Joe Craver sounds a little nervous, and he probably should be. As the chairman of the Public Facilities Financing Authority and Mayor Dick Murphy's 2001 Blue Ribbon Committee on Finances, Craver has unexpectedly landed a supporting role in the city's ongoing financial scandal that has attracted the interest of the Securities and Exchange Commission and U.S Attorney's office.
Craver became the subject of allegations last week when CityBeat broke a story about an April 2002 memo from Blue Ribbon Committee (BRC) member Richard Vortmann. That memo, composed just two weeks after the BRC told the City Council that the city was basically fiscally sound, warned of several looming disasters including the city's under-funded pension system. Last week, nearly three years later, the memo-sent to BRC members, city Auditor Ed Ryan and his assistant, Terri Webster (Ryan and Webster staffed the committee), and a Murphy policy advisor-brought City Attorney Mike Aguirre's ongoing public corruption investigation inside the mayor's office and cast further doubt on the BRC.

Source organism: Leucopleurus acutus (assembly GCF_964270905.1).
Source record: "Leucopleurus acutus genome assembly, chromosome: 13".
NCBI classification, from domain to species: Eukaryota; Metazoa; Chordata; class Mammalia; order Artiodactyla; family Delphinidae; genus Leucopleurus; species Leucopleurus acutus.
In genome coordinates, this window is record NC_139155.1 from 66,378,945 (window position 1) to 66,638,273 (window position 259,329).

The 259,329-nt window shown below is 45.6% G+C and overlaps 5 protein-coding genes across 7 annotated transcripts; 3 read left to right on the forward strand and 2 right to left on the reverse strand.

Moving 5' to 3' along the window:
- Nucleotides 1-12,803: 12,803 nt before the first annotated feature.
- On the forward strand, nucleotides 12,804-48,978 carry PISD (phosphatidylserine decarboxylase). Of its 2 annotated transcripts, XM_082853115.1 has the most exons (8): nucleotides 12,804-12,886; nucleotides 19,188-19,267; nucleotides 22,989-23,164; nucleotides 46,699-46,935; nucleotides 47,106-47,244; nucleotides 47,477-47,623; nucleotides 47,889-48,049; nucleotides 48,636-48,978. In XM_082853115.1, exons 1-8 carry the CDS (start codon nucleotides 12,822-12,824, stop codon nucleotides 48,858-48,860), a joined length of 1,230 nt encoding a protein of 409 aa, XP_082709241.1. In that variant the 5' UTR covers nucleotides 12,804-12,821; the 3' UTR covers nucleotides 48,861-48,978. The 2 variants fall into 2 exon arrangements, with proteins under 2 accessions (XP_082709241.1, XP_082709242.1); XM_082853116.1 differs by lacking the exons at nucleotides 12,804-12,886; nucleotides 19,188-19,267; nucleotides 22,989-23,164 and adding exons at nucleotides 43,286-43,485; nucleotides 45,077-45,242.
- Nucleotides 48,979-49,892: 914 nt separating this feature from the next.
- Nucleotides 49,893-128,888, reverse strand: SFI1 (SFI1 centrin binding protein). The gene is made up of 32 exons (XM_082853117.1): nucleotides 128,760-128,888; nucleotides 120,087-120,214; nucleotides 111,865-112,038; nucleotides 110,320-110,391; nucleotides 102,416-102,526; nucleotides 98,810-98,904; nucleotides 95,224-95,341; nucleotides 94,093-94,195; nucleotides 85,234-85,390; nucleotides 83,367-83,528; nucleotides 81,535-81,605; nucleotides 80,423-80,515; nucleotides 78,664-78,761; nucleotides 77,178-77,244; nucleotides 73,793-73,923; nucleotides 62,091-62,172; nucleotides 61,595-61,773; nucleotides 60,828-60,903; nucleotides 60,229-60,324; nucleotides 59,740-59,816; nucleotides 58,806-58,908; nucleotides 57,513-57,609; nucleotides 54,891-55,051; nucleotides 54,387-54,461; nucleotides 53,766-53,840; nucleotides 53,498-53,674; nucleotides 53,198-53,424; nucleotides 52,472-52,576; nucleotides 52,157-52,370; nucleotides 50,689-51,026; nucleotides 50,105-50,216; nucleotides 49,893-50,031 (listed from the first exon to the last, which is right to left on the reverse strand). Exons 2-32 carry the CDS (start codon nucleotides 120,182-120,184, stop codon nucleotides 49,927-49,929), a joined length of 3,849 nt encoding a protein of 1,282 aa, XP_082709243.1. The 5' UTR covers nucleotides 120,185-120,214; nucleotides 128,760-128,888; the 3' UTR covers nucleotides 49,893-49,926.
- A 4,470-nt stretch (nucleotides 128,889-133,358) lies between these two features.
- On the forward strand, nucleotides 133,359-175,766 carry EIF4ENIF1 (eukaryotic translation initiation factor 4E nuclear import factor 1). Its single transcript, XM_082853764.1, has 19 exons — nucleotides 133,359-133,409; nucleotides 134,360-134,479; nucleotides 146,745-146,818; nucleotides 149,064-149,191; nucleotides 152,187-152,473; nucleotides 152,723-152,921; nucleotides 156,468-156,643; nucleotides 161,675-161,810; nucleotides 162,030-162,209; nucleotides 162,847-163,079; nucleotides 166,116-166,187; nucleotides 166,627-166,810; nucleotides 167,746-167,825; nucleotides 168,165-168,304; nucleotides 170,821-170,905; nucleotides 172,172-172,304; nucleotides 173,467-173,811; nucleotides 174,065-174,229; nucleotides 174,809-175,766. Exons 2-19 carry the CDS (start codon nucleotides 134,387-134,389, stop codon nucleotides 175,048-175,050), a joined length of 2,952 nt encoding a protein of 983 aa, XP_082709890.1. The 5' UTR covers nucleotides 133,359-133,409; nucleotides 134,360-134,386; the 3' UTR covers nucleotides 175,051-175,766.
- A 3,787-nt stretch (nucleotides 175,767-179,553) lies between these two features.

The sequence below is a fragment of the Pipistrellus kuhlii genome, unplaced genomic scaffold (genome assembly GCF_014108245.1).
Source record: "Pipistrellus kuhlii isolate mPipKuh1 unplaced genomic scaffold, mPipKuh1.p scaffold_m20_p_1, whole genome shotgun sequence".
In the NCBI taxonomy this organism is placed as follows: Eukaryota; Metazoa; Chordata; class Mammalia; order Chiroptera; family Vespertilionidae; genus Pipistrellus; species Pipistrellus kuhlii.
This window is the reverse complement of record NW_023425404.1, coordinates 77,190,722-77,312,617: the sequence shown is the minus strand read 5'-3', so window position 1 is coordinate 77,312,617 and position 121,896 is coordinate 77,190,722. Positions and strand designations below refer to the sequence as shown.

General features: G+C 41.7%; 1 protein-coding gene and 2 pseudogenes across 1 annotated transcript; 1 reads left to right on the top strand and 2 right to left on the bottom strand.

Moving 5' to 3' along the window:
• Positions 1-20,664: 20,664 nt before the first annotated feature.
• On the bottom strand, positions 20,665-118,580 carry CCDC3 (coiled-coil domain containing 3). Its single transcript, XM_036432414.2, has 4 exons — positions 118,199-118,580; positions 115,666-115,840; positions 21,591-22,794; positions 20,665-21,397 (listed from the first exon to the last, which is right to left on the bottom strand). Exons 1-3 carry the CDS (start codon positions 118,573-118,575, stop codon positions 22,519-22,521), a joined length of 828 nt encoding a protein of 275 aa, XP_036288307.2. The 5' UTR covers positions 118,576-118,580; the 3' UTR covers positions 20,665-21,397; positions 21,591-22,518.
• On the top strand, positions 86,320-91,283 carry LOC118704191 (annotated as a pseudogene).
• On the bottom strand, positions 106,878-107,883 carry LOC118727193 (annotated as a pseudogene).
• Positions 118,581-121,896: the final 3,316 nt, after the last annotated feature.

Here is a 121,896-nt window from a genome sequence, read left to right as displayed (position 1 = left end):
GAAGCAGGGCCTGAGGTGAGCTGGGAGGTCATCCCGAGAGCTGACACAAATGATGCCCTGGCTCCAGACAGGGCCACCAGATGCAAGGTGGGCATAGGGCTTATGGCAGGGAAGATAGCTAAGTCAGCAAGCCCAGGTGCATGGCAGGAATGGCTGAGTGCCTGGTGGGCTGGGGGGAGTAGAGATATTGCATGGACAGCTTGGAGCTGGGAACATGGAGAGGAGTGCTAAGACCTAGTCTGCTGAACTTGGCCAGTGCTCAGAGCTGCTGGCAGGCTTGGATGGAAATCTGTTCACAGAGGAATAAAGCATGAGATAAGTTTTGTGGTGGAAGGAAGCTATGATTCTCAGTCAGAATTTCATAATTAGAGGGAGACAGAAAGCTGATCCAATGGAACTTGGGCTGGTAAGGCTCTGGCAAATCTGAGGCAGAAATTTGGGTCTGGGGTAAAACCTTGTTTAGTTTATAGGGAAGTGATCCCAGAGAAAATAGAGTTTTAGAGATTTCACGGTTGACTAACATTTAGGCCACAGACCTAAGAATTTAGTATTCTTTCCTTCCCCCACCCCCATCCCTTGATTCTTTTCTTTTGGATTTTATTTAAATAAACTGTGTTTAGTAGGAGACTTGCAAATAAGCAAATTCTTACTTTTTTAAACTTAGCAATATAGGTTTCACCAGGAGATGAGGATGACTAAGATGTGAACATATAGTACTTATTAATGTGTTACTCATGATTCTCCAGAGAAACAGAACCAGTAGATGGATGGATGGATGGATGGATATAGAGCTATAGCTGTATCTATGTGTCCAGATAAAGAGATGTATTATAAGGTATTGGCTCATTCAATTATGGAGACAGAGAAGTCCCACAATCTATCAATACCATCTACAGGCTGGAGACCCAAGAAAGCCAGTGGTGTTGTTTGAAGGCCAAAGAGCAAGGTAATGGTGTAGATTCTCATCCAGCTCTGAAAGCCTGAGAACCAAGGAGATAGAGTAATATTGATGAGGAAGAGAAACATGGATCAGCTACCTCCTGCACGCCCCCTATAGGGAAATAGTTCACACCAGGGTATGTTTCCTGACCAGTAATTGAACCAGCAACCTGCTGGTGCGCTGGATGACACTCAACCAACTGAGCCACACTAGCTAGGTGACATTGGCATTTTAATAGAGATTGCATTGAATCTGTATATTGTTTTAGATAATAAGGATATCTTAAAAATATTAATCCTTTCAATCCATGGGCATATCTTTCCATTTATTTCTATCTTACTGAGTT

To some, the memo also raised the possibility that the committee's findings were manipulated or delayed by Ryan, Webster, the mayor's office or others. And one phrase in particular, "the committee's unstated concern over ballpark financing and any impact to the city's credit rating are now behind us," provided many, including Aguirre, with a possible motive for the alleged cover-up of the looming financial crisis: to dupe Wall Street and potential bond investors, thereby allowing the city to issue bonds needed to finance the then-beleaguered downtown ballpark.